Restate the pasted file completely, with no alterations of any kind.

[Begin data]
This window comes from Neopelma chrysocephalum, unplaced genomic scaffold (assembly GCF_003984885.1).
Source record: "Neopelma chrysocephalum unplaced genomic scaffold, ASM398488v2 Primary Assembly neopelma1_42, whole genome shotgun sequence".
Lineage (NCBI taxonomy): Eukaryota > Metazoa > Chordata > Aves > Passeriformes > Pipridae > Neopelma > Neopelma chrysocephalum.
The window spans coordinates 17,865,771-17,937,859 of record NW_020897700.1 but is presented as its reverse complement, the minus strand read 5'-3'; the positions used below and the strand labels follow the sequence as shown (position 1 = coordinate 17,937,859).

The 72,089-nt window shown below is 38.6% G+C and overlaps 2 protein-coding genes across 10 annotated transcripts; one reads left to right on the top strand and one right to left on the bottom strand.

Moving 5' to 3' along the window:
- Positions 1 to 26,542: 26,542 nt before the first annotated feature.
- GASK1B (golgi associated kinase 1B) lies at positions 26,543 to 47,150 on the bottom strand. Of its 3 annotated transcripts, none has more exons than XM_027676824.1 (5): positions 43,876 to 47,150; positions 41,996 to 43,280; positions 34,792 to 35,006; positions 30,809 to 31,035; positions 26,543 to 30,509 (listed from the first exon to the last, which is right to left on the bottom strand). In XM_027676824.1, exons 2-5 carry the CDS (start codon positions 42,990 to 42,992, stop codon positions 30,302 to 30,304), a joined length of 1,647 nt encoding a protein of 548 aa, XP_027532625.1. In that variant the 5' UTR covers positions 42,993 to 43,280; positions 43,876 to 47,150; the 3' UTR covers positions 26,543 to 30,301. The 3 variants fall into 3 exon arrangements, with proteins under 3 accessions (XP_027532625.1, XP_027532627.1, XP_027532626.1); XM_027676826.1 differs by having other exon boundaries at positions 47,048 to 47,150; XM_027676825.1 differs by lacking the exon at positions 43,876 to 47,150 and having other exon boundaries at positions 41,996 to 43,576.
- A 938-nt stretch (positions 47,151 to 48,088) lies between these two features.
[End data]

This window comes from Neopelma chrysocephalum, unplaced genomic scaffold (assembly GCF_003984885.1).
Source record: "Neopelma chrysocephalum unplaced genomic scaffold, ASM398488v2 Primary Assembly neopelma1_42, whole genome shotgun sequence".
Lineage (NCBI taxonomy): Eukaryota > Metazoa > Chordata > Aves > Passeriformes > Pipridae > Neopelma > Neopelma chrysocephalum.
The window spans coordinates 17,865,771-17,937,859 of record NW_020897700.1 but is presented as its reverse complement, the minus strand read 5'-3'; the positions used below and the strand labels follow the sequence as shown (position 1 = coordinate 17,937,859).

The 72,089-nt window shown below is 38.6% G+C and overlaps 2 protein-coding genes across 10 annotated transcripts; one reads left to right on the top strand and one right to left on the bottom strand.

Moving 5' to 3' along the window:
- Positions 1 to 26,542: 26,542 nt before the first annotated feature.
- GASK1B (golgi associated kinase 1B) lies at positions 26,543 to 47,150 on the bottom strand. Of its 3 annotated transcripts, none has more exons than XM_027676824.1 (5): positions 43,876 to 47,150; positions 41,996 to 43,280; positions 34,792 to 35,006; positions 30,809 to 31,035; positions 26,543 to 30,509 (listed from the first exon to the last, which is right to left on the bottom strand). In XM_027676824.1, exons 2-5 carry the CDS (start codon positions 42,990 to 42,992, stop codon positions 30,302 to 30,304), a joined length of 1,647 nt encoding a protein of 548 aa, XP_027532625.1. In that variant the 5' UTR covers positions 42,993 to 43,280; positions 43,876 to 47,150; the 3' UTR covers positions 26,543 to 30,301. The 3 variants fall into 3 exon arrangements, with proteins under 3 accessions (XP_027532625.1, XP_027532627.1, XP_027532626.1); XM_027676826.1 differs by having other exon boundaries at positions 47,048 to 47,150; XM_027676825.1 differs by lacking the exon at positions 43,876 to 47,150 and having other exon boundaries at positions 41,996 to 43,576.
- A 938-nt stretch (positions 47,151 to 48,088) lies between these two features.